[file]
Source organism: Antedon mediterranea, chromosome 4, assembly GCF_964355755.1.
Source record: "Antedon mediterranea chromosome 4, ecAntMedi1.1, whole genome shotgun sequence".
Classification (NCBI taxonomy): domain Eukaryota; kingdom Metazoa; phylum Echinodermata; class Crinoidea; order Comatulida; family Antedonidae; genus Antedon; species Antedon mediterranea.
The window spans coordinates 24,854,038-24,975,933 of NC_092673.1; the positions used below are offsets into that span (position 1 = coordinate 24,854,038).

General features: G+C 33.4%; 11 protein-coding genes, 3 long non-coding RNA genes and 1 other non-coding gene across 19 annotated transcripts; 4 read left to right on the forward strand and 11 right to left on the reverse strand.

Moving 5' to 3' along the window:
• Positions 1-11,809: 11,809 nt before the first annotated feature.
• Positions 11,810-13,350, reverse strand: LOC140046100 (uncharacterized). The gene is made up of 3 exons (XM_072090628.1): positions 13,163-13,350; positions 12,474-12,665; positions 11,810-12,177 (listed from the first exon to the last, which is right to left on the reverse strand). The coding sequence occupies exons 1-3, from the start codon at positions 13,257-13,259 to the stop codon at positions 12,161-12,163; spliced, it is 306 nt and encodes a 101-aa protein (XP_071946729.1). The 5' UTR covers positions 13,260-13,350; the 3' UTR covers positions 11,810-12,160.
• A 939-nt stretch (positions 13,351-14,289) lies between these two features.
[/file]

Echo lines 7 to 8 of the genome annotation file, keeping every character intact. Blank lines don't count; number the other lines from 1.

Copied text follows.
• Positions 1-11,809: 11,809 nt before the first annotated feature.
• Positions 11,810-13,350, reverse strand: LOC140046100 (uncharacterized). The gene is made up of 3 exons (XM_072090628.1): positions 13,163-13,350; positions 12,474-12,665; positions 11,810-12,177 (listed from the first exon to the last, which is right to left on the reverse strand). The coding sequence occupies exons 1-3, from the start codon at positions 13,257-13,259 to the stop codon at positions 12,161-12,163; spliced, it is 306 nt and encodes a 101-aa protein (XP_071946729.1). The 5' UTR covers positions 13,260-13,350; the 3' UTR covers positions 11,810-12,160.